Academic journal article Mosaic (Winnipeg)

Nietzsche's Poet-Philosopher: Toward a Poetics of Response-Ability, Possibility, and the Future

Academic journal article Mosaic (Winnipeg)

Nietzsche's Poet-Philosopher: Toward a Poetics of Response-Ability, Possibility, and the Future

Article excerpt

This essay examines the role of the poet in Nietzsche's prose, focusing on three attributes to Nietzsche's discussion: the poet and philosopher as single entity; the poet-philosopher's responsibility for maintaining the ability to respond; and the poet-philosopher's responsibility for discovering possibilities oriented toward the future.

As a thinker whose styles and epistemology constellate around his reputation as a philosopher-poet, Friedrich Nietzsche presents scholars with a variety of troublesome questions, one of which is whether or not to consider him primarily poet or primarily philosopher. The inception and persistence of this question are due to his untimely methods, espousals, and contentions. A superficial example of this untimeliness is the sub-title of his book, Beyond Good and Evil: "Prelude to a Philosophy of the Future." He defies the systematic rationalizing of his precursors not just in form, but also in content; so not only was he unfashionable, but he also claimed to be and was anticipatory. Responses to his untimeliness vary: sometimes dismissed for his aesthetic style, sometimes dismissive of his aesthetic style, and sometimes aggressive in defending his poetry as being as significant as his prose. Still, some scholars tend to read his style as a demonstration of his philosophy. In other words, when Nietzsche writes that "the drive toward the formation of metaphors is the fundamental human drive" (Philosophy 88), he knows that he is not above such a drive and therefore highlights and manipulates the use of metaphor in his own work. In light of such a claim, scholars such as Sarah Kofman and Alexander Nehamas begin to imagine a Nietzschean poetics, or praxis. While Kofman, for example, in Nietzsche and Metaphor, does a thorough job of describing how Nietzsche is a poet by virtue of his use of a metaphorical tactic, this essay is concerned not with Nietzsche as poet, but with the Nietzschean poet.

To be precise, I am most interested in Nietzsche's descriptive poetics--by which I mean Nietzsche's descriptions, characterizations, espousals, and chastisements of the poet--and their importance for his ethics. In considering who is/are the poets in Nietzsche's work, I am seeking what kind of prescriptions Nietzsche offers for a responsible poetry--an ethical art. This essay does not concern itself with the actual historical poets that Nietzsche esteemed, such as Goethe, Holderlin, or Byron. Neither does the essay consider the lyrical style of Nietzsche's prose or even the significance of Nietzsche's poetry. These aspects have been explored in previous scholarship (though not in equal proportion to one another), which is not to say that these discussions have not been foundational. Unfortunately, however, the scholarship that addresses these issues and from which I draw support dates to before the year 2000. Another aim here, then, is to rectify a lull in attention paid to Nietzsche's importance to discussions of poetic responsibility, particularly for the post-9/11 world.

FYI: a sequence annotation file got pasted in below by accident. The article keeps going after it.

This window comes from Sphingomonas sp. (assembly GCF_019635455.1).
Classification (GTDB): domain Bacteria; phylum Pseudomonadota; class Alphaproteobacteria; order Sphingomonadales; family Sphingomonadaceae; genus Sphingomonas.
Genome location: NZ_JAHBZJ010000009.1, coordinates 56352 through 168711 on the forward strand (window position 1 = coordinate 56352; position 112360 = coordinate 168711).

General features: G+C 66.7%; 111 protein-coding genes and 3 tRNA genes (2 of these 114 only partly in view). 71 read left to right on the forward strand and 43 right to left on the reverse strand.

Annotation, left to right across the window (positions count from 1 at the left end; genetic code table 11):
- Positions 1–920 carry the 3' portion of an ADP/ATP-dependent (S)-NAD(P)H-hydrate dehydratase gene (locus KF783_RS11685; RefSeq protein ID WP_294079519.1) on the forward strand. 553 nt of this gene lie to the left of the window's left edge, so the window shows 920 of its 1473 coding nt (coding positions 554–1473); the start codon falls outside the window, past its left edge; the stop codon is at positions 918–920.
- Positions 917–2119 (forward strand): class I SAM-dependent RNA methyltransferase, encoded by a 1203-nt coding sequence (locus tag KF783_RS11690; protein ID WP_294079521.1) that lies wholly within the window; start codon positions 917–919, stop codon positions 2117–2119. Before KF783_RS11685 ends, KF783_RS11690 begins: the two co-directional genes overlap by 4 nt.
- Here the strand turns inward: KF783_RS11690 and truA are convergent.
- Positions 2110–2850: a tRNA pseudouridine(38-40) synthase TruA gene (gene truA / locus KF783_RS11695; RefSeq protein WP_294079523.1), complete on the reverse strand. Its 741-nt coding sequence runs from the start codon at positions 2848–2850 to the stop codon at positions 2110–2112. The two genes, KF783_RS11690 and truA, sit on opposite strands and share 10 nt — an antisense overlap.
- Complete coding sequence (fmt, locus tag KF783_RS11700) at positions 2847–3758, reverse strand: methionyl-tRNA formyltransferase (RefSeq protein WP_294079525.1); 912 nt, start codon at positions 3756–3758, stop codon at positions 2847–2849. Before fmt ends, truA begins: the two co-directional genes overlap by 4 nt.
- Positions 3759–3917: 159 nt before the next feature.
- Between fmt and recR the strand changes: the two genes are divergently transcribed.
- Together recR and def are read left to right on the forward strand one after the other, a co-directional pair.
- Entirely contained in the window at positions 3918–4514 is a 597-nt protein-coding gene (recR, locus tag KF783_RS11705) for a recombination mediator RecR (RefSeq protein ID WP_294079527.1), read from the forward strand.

Describing the relative absence of work on Nietzsche's poetry as an impetus for scholarship, Philip Grundlehner writes: "None of the Nietzsche renaissances of the past seventy-five years has fully recognized his stature as a poet" (xi). Exceptions to this claim include the work of Erich Heller in The Poet's Self and the Poet: Essays of Goethe, Nietzsche, Rilke and Thomas Mann and Thomas Hanna in The Lyrical Existentialists as well as the efforts by the Nietzsche Circle to create an online philosophical community "devoted to the question: What kind of art is vital to our existence?" (par. 1). I am struck, however, by Grundlehner's reasons for the relative lack of scholarship on Nietzsche's poetry: because "he rarely published it separately from his philosophical writings" and because of his "own disparaging remarks about the nature of poetry during all phases of his development" (xii). Grundlehner considers Nietzsche's actual poems integral to his philosophy, and it is this inclusion that incites a desire to consider Nietzsche's explicit references to the role of the poet. …

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